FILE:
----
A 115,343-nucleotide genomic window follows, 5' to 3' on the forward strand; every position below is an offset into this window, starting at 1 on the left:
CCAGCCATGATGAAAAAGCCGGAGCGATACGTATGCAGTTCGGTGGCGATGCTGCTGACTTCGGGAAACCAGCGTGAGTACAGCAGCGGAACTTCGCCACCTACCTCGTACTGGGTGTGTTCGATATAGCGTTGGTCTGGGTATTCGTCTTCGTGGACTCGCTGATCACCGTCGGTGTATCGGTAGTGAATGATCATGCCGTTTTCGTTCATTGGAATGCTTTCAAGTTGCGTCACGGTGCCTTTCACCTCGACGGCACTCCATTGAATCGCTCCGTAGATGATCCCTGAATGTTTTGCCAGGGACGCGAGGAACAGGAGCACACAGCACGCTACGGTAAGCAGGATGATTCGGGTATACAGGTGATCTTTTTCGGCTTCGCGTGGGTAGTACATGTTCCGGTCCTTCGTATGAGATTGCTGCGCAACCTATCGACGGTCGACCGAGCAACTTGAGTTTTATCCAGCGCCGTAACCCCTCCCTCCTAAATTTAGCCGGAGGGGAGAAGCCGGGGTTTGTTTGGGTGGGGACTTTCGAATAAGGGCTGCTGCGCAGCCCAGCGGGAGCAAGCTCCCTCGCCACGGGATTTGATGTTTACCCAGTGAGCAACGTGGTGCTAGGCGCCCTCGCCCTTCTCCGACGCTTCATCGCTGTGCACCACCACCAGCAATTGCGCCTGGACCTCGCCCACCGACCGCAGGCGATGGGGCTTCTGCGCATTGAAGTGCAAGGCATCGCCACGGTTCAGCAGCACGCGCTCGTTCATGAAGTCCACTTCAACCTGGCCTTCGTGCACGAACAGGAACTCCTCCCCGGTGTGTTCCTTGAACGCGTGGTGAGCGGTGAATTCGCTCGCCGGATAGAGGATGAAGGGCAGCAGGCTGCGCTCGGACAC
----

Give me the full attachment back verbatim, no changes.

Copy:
A 115,343-nucleotide genomic window follows, 5' to 3' on the forward strand; every position below is an offset into this window, starting at 1 on the left:
CCAGCCATGATGAAAAAGCCGGAGCGATACGTATGCAGTTCGGTGGCGATGCTGCTGACTTCGGGAAACCAGCGTGAGTACAGCAGCGGAACTTCGCCACCTACCTCGTACTGGGTGTGTTCGATATAGCGTTGGTCTGGGTATTCGTCTTCGTGGACTCGCTGATCACCGTCGGTGTATCGGTAGTGAATGATCATGCCGTTTTCGTTCATTGGAATGCTTTCAAGTTGCGTCACGGTGCCTTTCACCTCGACGGCACTCCATTGAATCGCTCCGTAGATGATCCCTGAATGTTTTGCCAGGGACGCGAGGAACAGGAGCACACAGCACGCTACGGTAAGCAGGATGATTCGGGTATACAGGTGATCTTTTTCGGCTTCGCGTGGGTAGTACATGTTCCGGTCCTTCGTATGAGATTGCTGCGCAACCTATCGACGGTCGACCGAGCAACTTGAGTTTTATCCAGCGCCGTAACCCCTCCCTCCTAAATTTAGCCGGAGGGGAGAAGCCGGGGTTTGTTTGGGTGGGGACTTTCGAATAAGGGCTGCTGCGCAGCCCAGCGGGAGCAAGCTCCCTCGCCACGGGATTTGATGTTTACCCAGTGAGCAACGTGGTGCTAGGCGCCCTCGCCCTTCTCCGACGCTTCATCGCTGTGCACCACCACCAGCAATTGCGCCTGGACCTCGCCCACCGACCGCAGGCGATGGGGCTTCTGCGCATTGAAGTGCAAGGCATCGCCACGGTTCAGCAGCACGCGCTCGTTCATGAAGTCCACTTCAACCTGGCCTTCGTGCACGAACAGGAACTCCTCCCCGGTGTGTTCCTTGAACGCGTGGTGAGCGGTGAATTCGCTCGCCGGATAGAGGATGAAGGGCAGCAGGCTGCGCTCGGACAC